Tuesday, November 10, 2020 from 12:30 PM to 1:30 PM EST
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This is an online event.
It is free and open to the public. Direct link and password to the Zoom meeting will be emailed to all registrants ahead of time.

Mark your calendar!

All events are at 12:30 p.m. 

December 8: Science Knows No Gender: Eunice Newton Foote and the Cause of Global Warming 
A discussion with author John Perlin and the Emma Willard School

January 26: Organizing and Preserving Your Home Archives with D. Joshua Talyor the New York Genealogical & Biographical Society

February 16: Hidden Stories from Newly Translated Dutch Colonial Documents with the New Netherland Institute

March 16: The making of Betrayal at the Great Flats: How the Schenectady Massacre of 1690 Changed the World with filmmaker Chris Conto

April 15: Telling New York Stories: Celebrating 20 years of New York Archives Magazine




      Tuesday, November 10 |  12:30 p.m.

 Thank you for your interest! The event is at capacity. A recording will be available on the APT website in the coming weeks. 

In 2018, The New York State Archives and the Archives Partnership Trust received a “Save America’s Treasures” grant from the National Park Service and the Institute of Museum and Library Services for the conservation and digitization of historical court records and other important documents of the Revolutionary War era. These court records documented Enemies of the State, including over four hundred pages of indictments of Loyalists (American colonists who stayed loyal to the British Crown during the Revolutionary War) and Supreme Court minutes for 1775-1783 (both royal and state courts). Other documents to be conserved are fire-damaged minutes and papers of the royal governor and council in New York City (1776-1783) in the State Archives and loyalty oaths to the Crown during the war and military enlistment papers, held by the New York State Library.  

Join us in a conversation with State Archivist Tom Ruller, head of Researcher Services at the New York State Archives and author of “Duely & Constantly Kept”: A History of the New York Supreme Court and an Inventory of Its Records Dr. James Folts, and colonial and revolutionary America historian Dr. Edward Countryman as we celebrate the completion of the grant project and learn more about the significance and value of these ecords in understanding New York during the Revolution. 

About The speakers

Edward Countryman is an American historian of the late 20th century, with a focus on colonial and revolutionary America. He studied at Manhattan College and Cornell University, graduating from the latter with a doctorate in 1971. He won the prestigious Bancroft Prize in 1982 for his study of the American Revolution in New York. His 1985 book The American Revolution is a concise yet thorough study of the revolution that has been used widely in schools and colleges. Countryman has taught at Yale, in Britain and New Zealand, and is currently a professor of history at Southern Methodist University, Texas.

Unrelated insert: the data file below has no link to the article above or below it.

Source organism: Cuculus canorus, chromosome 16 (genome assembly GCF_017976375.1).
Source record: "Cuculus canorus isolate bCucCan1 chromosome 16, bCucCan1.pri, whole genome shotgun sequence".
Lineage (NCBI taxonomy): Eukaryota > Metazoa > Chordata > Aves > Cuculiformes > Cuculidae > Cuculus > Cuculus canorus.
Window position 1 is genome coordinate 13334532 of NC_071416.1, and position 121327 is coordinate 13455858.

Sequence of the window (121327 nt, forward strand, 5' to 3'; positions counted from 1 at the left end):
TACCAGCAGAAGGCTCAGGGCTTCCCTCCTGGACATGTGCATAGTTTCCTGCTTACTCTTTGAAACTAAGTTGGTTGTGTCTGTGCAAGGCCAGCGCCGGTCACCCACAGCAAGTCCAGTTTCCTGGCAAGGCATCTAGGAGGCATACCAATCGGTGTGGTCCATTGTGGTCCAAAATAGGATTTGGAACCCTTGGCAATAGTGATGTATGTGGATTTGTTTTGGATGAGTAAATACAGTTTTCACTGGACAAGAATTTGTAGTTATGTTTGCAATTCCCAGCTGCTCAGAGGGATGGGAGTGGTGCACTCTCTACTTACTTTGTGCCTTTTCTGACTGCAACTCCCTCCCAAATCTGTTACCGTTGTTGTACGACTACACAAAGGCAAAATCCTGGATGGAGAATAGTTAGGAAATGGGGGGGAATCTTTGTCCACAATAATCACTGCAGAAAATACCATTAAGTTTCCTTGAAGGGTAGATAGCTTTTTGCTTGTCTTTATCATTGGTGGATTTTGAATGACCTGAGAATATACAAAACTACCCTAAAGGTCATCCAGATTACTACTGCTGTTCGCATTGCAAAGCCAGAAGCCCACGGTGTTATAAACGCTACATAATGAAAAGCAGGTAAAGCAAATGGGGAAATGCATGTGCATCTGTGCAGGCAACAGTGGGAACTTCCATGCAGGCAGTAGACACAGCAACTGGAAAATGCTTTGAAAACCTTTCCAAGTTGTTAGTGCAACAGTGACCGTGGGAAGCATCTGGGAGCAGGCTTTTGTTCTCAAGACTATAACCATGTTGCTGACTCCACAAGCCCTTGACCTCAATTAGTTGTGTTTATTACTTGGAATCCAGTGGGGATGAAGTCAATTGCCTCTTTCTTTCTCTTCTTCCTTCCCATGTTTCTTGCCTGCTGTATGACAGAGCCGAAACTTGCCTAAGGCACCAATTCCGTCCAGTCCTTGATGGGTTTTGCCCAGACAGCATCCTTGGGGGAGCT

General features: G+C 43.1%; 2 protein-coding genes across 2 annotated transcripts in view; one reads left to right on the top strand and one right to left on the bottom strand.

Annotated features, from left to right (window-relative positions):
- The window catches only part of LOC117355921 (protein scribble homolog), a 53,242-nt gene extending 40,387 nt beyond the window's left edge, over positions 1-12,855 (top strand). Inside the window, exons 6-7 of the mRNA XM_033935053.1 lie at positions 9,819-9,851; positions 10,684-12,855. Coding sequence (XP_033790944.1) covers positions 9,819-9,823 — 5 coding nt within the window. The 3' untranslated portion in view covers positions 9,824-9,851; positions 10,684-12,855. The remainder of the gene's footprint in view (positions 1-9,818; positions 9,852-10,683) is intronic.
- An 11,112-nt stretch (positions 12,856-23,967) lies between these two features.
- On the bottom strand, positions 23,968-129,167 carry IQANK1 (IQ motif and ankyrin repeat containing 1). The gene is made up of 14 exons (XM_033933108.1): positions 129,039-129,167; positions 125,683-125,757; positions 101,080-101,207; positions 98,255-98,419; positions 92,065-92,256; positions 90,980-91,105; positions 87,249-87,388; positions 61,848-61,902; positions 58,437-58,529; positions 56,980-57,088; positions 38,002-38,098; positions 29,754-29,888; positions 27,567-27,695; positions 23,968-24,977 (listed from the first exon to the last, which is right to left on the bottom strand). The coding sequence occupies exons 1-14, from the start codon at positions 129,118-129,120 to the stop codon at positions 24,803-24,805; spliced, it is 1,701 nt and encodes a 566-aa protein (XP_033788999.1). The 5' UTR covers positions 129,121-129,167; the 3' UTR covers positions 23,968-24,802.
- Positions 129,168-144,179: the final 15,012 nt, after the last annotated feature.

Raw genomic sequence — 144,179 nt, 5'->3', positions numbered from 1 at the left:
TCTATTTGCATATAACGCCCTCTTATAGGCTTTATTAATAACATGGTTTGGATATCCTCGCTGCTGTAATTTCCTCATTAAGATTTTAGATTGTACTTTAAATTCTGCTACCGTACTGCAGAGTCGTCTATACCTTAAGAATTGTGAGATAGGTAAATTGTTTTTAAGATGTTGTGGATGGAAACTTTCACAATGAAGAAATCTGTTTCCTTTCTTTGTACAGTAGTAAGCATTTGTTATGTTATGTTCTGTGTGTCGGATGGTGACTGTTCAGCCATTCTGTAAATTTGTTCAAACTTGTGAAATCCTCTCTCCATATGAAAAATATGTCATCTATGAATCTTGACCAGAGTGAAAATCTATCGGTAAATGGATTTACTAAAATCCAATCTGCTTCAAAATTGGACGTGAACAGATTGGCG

Dr. James D. Folts has been head of Researcher Services at the New York State Archives since 1992, and employed at the Archives since 1980. One of his early assignments was to arrange and describe the pre-1847 records of the New York Supreme Court of Judicature, transferred to the Archives by the Court of Appeals in 1982. That work resulted in a publication, Duely & Constantly Kept”: A History of the New York Supreme Court and an Inventory of Its Records (New York State Archives and New York State Court of Appeals, 1991) which received the Society of American Archivists’ Philip M. Hamer and Elizabeth Hamer Kegan Award for Archival Advocacy. In 2016-17, he worked with Geof Huth of the Office of Court Administration, New York State Unified Court System, to implement the transfer of pre-1847 Supreme Court and Chancery Court records from the New York County Clerk’s Office to the State Archives.

Thomas J. Ruller is the State Archivist of New York, a position he has held since 2015.  Tom began his career with the State Archives as a Senior Archivist in 1988.  Most recently, Tom served as the Director of Operations for the Office of Cultural Education in the New York State Education Department from 2007 to 2015.  Prior to his service with New York State, Tom worked as an Archivist at the Alabama Department of Archives and History.

about the project

Conservation of the Enemies of the State: Rediscovering the Patriot-Loyalist Struggle in Revolutionary New York is being supported in part by a Federal Save America's Treasures grant administered by the Institute of Museum and Library Services and the National Park Service.

The New York State Organization of the Daughters of the American Revolution and The William Nelson Cromwell Foundation also provided seed funding to preserve the documents for conservation and digitzation. Thanks to such generosity, these previously unknown documents will be made accessible to students, educators, researchers, genealogists and those passionate about history via the State Archives' Digital Collections.

More Event Details

A direct link and password to digital meeting space will be emailed to all registrants ahead of time. Contact aptrust@nysed.gov with questions or in need of assistance.